A new report from the Federation of Small Businesses (FSB) has shed light on the scale of small business efforts to help their communities during the current crisis. Although thousands of small firms and self-employed individuals are temporarily shut down or facing uncertain futures, the new research has highlighted how...
A new report from the Federation of Small Businesses (FSB) has shed light on the scale of small business efforts to help their communities during the current crisis.
Although thousands of small firms and self-employed individuals are temporarily shut down or facing uncertain futures, the new research has highlighted how they are engaging with their local towns, cities, and local areas to selflessly help their communities.
The report, New Horizons, highlights how thousands of small firms are going out of their way to help the vulnerable, saving jobs and finding new ways to keep businesses operating.
It shows how many small businesses have reinvented their business models, products, services and business practices. Many have added a new digital offer or enhanced their existing digital services and that is why it is so important the government makes funding available to support smaller businesses to adopt digital technologies that will enable them to recover from the crisis and improve their productivity.
FSB national chair Mike Cherry, said: “These are very uncertain times for all businesses, with futures unknown. Small firms have long been the champions of innovating, adapting and engaging with others especially during difficult periods, and the current situation is no exception.
“Right across the country we are seeing countless acts of kindness, volunteers and community efforts on display from small businesses and the self-employed, helping each other to survive, recover and thrive.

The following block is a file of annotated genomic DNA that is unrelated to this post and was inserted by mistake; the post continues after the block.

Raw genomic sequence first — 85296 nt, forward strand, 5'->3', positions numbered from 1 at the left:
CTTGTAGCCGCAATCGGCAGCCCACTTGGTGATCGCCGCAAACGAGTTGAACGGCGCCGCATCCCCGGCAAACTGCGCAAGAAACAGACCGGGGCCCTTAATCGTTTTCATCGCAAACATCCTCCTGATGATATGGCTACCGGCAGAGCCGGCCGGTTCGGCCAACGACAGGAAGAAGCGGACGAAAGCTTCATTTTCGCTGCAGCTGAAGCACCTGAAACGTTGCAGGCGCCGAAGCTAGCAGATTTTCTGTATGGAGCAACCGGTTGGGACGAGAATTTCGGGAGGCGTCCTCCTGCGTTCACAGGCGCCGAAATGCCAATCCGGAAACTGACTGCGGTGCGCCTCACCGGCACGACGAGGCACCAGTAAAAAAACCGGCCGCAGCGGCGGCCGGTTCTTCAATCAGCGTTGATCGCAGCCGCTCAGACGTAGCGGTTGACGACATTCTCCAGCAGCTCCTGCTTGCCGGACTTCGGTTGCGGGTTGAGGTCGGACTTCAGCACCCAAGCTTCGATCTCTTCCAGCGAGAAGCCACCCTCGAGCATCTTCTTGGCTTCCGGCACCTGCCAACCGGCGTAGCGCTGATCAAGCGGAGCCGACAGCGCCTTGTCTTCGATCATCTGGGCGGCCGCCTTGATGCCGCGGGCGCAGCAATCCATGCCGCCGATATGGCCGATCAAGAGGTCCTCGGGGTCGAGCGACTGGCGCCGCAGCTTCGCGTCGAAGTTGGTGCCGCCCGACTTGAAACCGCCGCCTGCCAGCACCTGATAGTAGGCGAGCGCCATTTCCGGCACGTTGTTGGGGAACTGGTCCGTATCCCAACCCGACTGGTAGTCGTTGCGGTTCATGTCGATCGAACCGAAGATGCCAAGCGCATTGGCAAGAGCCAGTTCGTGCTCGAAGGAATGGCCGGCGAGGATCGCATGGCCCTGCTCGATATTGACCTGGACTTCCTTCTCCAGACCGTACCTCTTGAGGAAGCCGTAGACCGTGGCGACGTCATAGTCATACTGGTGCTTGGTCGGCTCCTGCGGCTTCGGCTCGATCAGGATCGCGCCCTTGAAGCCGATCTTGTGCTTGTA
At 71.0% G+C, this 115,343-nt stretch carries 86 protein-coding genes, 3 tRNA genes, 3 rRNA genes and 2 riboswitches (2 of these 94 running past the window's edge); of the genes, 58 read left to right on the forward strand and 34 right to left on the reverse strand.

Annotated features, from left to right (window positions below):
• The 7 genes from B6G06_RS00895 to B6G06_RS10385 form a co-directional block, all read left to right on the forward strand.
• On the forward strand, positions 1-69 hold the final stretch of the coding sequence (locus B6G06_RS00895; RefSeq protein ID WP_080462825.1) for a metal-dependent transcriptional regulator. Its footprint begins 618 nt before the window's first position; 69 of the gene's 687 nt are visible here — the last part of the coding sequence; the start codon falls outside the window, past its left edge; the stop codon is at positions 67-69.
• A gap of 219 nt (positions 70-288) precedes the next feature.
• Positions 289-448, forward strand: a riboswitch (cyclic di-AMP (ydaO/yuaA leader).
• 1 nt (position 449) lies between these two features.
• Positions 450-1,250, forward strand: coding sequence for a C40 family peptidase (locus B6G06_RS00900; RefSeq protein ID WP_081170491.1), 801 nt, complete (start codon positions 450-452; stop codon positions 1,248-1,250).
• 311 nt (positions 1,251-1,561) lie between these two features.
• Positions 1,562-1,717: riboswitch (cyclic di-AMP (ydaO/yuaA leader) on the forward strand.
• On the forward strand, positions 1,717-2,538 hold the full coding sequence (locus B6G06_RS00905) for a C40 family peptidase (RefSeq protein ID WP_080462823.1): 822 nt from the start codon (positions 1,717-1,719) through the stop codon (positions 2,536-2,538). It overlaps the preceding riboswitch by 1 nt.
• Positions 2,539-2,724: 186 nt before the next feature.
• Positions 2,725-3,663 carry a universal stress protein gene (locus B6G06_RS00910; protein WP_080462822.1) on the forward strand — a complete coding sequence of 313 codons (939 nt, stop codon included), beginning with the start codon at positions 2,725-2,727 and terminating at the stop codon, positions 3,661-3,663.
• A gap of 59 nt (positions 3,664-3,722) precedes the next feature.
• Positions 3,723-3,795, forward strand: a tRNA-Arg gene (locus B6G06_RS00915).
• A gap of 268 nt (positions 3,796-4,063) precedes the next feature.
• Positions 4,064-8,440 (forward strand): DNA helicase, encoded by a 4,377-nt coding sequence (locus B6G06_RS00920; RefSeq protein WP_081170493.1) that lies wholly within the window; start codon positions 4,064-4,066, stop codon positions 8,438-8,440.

“Since the crisis started, we’ve seen how more than half of all small firms (57%) are carrying out key roles in their communities, with about a third prioritising their businesses for the vulnerable and about a quarter donating provisions to food banks.
“This is a testament to the efforts of all of the country’s 5.8 million small businesses and their importance to local communities.
“Small firms have also played a crucial role in supporting our key workers. Around a quarter (23%) have stepped up in some way to aid key workers, whether that be through volunteering or returning to work for the NHS, providing critical PPE and hand sanitisers as well as offering up support and accommodation for those professionals who are working tirelessly to save lives.
“Small businesses have introduced new creative solutions and frugally innovated to keep afloat and help others at this critical time. They have developed a wide range of innovative marketing strategies to provide their products and services during the lockdown.
“Small businesses remain the backbone of the economy, pillars of local communities and crucial outlets of support.
“Government support has ensured that many of these businesses can either continue to trade in some way or pick up where they left off after the crisis. That’s why it’s more important than ever to support our small businesses wherever possible.”